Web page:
And it’s not a small tax. In Ramsey County, taxpayers are up in arms over a proposed $10 million per year tax for the Vikings stadium. This hidden Anti-Obamacare Tax is much more painful. The Center for American Progress finds “on average, 8 percent of families’ 2009 health care premiums—approximately $1,100 a year—is due to our broken system that fails to cover the uninsured.”

– Loveland

Bad Neighbor

First, it was Minnesota Governor Tim Pawlenty’s smack down in the Iowa Straw Poll, which prompted his premature evacuation.

Then it was Minnesota Congresswoman Michele Bachmann going from first to worst in the blink of an Iowa eye, followed by her Iowegian Chairman stabbing her in the back yesterday.

We Minnesotans have met our Waterloo, Iowa.

Iowa, oh Iowa. We’ve given you Minnesota’s very finest, and you’ve rejected them, for what? A farm subsidy hating Texan? A Bay Stater? Really?

We’ll grant you, our Governor is deadly boring, even to a citizenry that regards boring as a high virtue. And Bachmann’s act — Palin but dumber and meaner — is wearing thin on us too.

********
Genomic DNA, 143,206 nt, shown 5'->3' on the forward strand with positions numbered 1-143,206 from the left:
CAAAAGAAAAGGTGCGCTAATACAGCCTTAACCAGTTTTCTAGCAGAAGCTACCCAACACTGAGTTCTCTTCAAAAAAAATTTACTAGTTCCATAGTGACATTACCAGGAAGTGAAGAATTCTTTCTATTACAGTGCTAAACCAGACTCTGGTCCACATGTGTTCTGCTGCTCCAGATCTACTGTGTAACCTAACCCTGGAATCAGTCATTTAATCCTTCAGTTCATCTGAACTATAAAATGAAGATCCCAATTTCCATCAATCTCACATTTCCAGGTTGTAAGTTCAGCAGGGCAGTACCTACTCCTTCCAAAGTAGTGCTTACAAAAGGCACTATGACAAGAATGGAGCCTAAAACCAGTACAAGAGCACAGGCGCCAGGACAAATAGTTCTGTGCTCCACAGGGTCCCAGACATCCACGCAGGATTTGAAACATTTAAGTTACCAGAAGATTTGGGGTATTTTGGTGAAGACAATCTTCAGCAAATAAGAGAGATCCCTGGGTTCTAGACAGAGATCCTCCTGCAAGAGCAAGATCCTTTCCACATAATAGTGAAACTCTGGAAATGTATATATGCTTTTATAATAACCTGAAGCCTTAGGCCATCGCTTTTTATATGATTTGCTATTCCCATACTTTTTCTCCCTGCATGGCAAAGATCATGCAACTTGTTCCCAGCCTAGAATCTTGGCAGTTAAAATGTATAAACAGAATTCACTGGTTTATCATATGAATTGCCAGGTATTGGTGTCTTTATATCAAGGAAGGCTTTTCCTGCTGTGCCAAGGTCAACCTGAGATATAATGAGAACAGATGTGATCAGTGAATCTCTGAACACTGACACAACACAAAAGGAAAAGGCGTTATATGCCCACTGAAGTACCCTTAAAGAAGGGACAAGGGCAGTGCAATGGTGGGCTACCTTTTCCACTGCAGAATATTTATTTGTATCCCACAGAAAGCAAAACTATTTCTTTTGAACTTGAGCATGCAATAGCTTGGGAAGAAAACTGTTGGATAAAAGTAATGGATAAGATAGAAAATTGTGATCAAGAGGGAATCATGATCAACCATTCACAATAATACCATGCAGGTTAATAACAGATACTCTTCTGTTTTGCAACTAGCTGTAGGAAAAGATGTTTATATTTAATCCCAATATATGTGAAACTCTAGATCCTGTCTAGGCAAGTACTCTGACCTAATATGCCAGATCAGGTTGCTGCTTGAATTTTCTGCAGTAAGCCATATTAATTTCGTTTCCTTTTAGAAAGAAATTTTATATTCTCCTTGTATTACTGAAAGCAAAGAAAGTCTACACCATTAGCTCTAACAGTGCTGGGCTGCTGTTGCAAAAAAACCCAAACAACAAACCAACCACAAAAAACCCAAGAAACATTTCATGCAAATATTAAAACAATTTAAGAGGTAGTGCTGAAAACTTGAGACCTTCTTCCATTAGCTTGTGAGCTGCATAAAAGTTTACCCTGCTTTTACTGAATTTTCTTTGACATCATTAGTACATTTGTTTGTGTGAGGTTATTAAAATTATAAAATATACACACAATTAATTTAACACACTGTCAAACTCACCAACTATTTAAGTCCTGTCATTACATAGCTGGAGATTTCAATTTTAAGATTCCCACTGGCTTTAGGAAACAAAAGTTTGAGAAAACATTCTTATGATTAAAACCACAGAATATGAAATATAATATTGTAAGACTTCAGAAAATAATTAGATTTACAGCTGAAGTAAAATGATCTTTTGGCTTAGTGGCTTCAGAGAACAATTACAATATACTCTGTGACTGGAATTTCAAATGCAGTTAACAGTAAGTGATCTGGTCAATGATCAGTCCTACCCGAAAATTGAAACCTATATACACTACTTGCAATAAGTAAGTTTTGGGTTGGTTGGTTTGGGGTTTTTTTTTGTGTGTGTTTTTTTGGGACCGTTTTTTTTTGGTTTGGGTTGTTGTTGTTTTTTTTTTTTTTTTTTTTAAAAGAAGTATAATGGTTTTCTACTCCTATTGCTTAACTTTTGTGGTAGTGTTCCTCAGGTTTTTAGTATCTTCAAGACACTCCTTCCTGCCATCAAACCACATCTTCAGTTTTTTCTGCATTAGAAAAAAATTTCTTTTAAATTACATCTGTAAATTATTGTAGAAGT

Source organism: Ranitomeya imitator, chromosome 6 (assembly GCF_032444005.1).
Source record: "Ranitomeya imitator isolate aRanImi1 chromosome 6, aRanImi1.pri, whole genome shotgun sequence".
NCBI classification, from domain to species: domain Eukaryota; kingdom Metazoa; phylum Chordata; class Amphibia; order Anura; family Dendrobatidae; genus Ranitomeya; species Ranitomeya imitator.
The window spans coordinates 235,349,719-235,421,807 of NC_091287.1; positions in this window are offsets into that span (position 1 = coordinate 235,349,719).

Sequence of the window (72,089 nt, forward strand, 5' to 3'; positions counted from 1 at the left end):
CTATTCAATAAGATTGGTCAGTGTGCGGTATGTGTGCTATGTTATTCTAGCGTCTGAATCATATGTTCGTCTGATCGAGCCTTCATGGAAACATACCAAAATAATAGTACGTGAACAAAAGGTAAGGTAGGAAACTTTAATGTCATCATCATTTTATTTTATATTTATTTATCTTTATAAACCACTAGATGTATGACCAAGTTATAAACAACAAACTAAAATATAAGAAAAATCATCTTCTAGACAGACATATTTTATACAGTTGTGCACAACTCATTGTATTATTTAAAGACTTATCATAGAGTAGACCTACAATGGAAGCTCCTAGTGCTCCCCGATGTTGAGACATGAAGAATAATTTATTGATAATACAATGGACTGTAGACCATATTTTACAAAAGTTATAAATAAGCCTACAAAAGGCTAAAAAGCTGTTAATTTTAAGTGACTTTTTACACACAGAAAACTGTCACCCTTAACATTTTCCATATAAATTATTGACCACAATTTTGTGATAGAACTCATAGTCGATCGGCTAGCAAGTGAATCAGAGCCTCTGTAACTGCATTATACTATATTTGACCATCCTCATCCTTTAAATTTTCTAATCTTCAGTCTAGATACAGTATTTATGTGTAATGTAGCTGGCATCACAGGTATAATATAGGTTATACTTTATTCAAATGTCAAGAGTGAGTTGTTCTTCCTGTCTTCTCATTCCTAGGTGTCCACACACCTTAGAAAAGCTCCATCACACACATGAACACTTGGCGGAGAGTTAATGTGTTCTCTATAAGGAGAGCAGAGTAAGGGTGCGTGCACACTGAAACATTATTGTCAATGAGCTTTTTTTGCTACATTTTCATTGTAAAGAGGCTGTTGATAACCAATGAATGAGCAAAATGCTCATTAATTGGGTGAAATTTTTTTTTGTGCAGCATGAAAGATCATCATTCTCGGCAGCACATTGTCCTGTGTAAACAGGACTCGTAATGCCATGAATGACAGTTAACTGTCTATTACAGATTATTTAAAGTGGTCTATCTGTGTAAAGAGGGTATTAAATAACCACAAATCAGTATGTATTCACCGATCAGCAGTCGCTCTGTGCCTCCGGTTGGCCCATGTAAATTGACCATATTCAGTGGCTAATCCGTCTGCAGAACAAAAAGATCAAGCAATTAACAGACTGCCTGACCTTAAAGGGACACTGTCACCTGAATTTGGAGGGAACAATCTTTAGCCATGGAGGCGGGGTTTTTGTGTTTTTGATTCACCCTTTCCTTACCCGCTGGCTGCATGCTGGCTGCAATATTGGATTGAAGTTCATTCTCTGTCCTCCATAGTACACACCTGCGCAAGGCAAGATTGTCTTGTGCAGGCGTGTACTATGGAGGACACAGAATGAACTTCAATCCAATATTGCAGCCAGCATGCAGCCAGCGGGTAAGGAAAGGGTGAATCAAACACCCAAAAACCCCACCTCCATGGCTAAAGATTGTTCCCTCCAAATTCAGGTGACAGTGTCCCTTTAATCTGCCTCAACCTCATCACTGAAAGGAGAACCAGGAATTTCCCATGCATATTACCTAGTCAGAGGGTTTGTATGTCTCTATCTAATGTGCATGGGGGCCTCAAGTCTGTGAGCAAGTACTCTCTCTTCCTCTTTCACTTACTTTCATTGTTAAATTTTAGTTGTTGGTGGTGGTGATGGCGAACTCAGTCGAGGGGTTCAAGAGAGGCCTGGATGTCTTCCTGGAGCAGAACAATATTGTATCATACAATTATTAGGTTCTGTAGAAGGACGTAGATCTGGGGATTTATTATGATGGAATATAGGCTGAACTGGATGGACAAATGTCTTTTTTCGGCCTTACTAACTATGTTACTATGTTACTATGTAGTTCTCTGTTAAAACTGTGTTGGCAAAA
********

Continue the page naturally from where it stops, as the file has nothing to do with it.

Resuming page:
But still, we’re freaking neighbors. Does a 275-mile shared border mean nothing to you people?

Maybe it’s Floyd of Rosedale envy. Maybe it’s because we didn’t send enough buses of Minnesotans down to pay your Straw Poll ransom. Or maybe it’s because you’re tired of driving all the way up here only to see our Vikings, Twins, Wild and Timberwolves stink up the joint like an overflowing hog confinement in July.

But come on now, you still have the Food Court at the Mall of America, right?

Whatever it is, we just have to say, it hurts.

– Loveland

When In Doubt, Cry “Liberal Bias!”